Many authors have made great contributions to the world of literature. Mark Twain introduced Americans to life on the Mississippi. Thomas Hardy wrote on his pessimistic views of the Victorian Age. Another author that influenced literature is Edgar Allan Poe. Poe is known as the father of the American short story and father of the detective story. To understand the literary contributions of Edgar Allan Poe, one must look at his early life, his literary life, and a summary of two of his famous works. "Edgar Allan Poe was born in Boston'' (Inglis 505) "on January 19, 1809'' (Asselineau 409). He was born to a southern family that were in a traveling company of actors (Inglis 505). His father, David Poe, was from a Baltimore family. He was an actor by profession and a heavy drinker. Soon after Edgar Allan Poe was born, he left his family. Poe's mother, Elizabeth Arnold Poe, was a widow at the age of eighteen. Two years after his birth, she died of tuberculosis (Asselineau 409). When his mother died, Poe was adopted by John Allan (Perry XI) at the urging of Mr. Allan's wife. In 1815, John Allan moved his family to England. While there, Poe was sent to private schools (Asselineau 410). In the spring of 1826, Poe entered the University of Virginia. There he studied Spanish, French, Italian, and Latin. He had an excellent scholastic record. He got into difficulties almost at once. Mr. Allan did not provide him with the money to pay for his fees and other necessities. Poe was confused and homesick. He learned to play cards and started drinking. Soon he was in debt in excess of two thousand dollars. Poe discovered that he could not depend upon Allan for financial support. His foster father refused to pay his debts, and Poe had to withdraw from the University (Asselineau 410). In May of 1827, Poe enlisted in the army as a common soldier. He did this under the name of Edgar A. Perry. He was stationed on Sullivan's Island in Charleston Harbor for over a year. Poe adapted very well to military discipline and quickly rose to the rank of regimental sergeant major. After a while, he got tired of the same daily routine involved in military life. Poe wrote regularly to Mr. Allan. He met with Mr. Allan after the death of Mrs. Allan in February of 1829. With Allan's support, he received his discharge and enlisted in West Point on July 1, l830 (Asselineau 410). While at West Point, Mr. Allan, who had remarried, continued in not providing Poe with enough money. Poe decided to have himself kicked out of school. Cutting classes and disregarding orders were his solutions. He was court-martialed for neglect of duties in January, 1831, and left West Point the following month (Asselineau 411). "Poe was great in three different fields , and in each one he made a reputation that would give any man a high place in literary history. Poe wrote great short stories, famous not only in his own country, but all over the world (Robinson V)." "Hawthorne, Irving, Balzac, Bierce, Crane, Hemingway and other writers have given us memorable short stories; but none has produced so great a number of famous and unforgettable examples, so many tales that continue, despite changing standards to be read and reprinted again and again throughout the world (Targ VII)." "Poe was the father of the modern short story, and the modern detective story (Targ VII)." "With the possible exception of Guy de Maupassant, no other writer is so universally known and esteemed for so large of a corpus of excellent tales as in Edgar Allan Poe (Targ VII)." In 1831, Poe succeeded in publishing a new edition of his poems entitled, Poems. Poe was now in great difficulty. He went to New York, but could find no job there. Eventually he took refuge with his aunt, Mrs. Clemm, in Baltimore. There he decided to seek employment and make his living by writing. Failing to get attention with his poems, he decided to start writing short stories. Poe competed in a contest for the best short story in 1831. The prize was offered by Phil-Saturday Courier. Because he did not win the prize, Poe started on an ambitious project. He decided to plan a series of tales told by members of a literary group. He found no publisher for his stories, and entered the contest again in June of 1835. This time he sent one poem and six stories (Asselineau 411). His story, "Ms. Found in a Bottle," won , and he received one hundred dollars for it (Targ IX). Through the influence of one of the judges, John P. Kennedy, Poe became employed as an editor of the Southern Literary Messenger, published in Richmond (Asselineau 411). Under Poe's editorship, the Messenger 's circulation rose from 500 to 3500. While in Richmond, Poe married his cousin, Virginia, who was not quite fourteen years old. Poe was fired from the Messenger in January of 1837. Poe then went to New York, where he was unsuccessful. In the summer of 1838, he moved to Philadelphia. While in Philadelphia, he worked as the editor of both Burton's Gentleman's Magazine and Graham's Magazine (Asselineau 412). Even though he won a one hundred dollar prize for "The Gold Bug" (Robinson VI), he moved to New York. Poe found a job in New York as an assistant editor for the Evening Mirror. This was where "The Raven" first appeared on January 29, 1845. "The poem immediately caught the imagination of the public and was reprinted all over the country and even abroad in all kinds of newspapers and magazines, but Poe pocketed only a few dollars for his poems (Asselineau 413)." The year of 1845 was a lucky year for Poe. He published a collection of his Tales and an edition of his poems named The Raven and Other Poems . He also became the editor of the weekly Broadway Journal. Poe broke down when Virginia died in January of 1848 ( Asselineau 413). In 1849, Poe died in Baltimore (Targ IX). "Instead of really living, he took refuge from the physical world in the private world of his dreams-in other words-in the world of his tales (Asselineau 413)." In the "Masque of the Red Death", Poe uses his imagination throughout the story (Rogers 43). A plague has devastated the entire country. It takes only half an hour tofor the course of the disease to run. At first one feels sharp pains and dizziness. Then one starts bleeding at the pores. The disease results in death. Prince Prospero has ordered one thousand lords and ladies to the deep seclusion of one of his abbeys. The building was built by the Prince and is filled with his exotic ornaments. It is sealed from the outside world by a huge wall with iron gates. Inside the building are dancers, musicians, and everything they need in order to stay secluded until the plague runs its course. After six months of seclusion, the Prince decides to hold a masked ball. The ball is held in a suite with seven rooms. Each room is decorated in a single color. The last room is decorated in red. Within this room stands a huge clock that strikes the hour with a heavy clang. The rooms are very crowded for the ball. At the stroke of midnight, a guest is seen in a costume of the red death itself and This frightens the other guests. The Prince is angered at what he believes to be a practical joke. He orders the stranger seized and hanged from the battlements. Prince Prospero follows the stranger into the red chamber. It is there that Prince Prospero falls dead at the feet of the stranger. The others capture the unknown person in the costume. To their horror they find there is no living form in the costume. One by one they die until no one else remains. Death is king of all (Rogers 41). "The horror abysmal darkness, and absolute helplessness befalling the victims are described with vivid accuracy in tales such as 'The Fall of the House of Usher,' 'The Cask of Amontillado,' and 'The Premature Burial' (Perry XI-XII)." In "The Fall of the House of Usher," the narrator visits his insane friend, Roderick Usher. Usher's house is huge and gloomy (Rogers 20). His twin sister, Madeline, gets sick and dies. The narrator and Usher place her in a tomb in the basement of Usher's house. What they do not realize is that she is still barely alive. Usher keeps on hearing sounds over the next couple of days. The seventh day after Madeline's death, a bad storm appears. The narrator and Usher open the door of the narrator's room and Madeline falls on Usher . They both die. The narrator then leaves the house. As he rides away, the house collapses to the floor (Rogers 21).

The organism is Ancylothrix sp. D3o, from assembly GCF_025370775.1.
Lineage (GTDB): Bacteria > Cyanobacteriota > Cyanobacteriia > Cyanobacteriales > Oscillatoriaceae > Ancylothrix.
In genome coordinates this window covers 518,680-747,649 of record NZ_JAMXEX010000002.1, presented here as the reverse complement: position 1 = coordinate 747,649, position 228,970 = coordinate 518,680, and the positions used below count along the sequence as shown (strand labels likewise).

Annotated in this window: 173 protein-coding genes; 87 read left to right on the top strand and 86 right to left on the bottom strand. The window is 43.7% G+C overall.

Teacher Ratings: See what

others think

of your teachers

Copy Right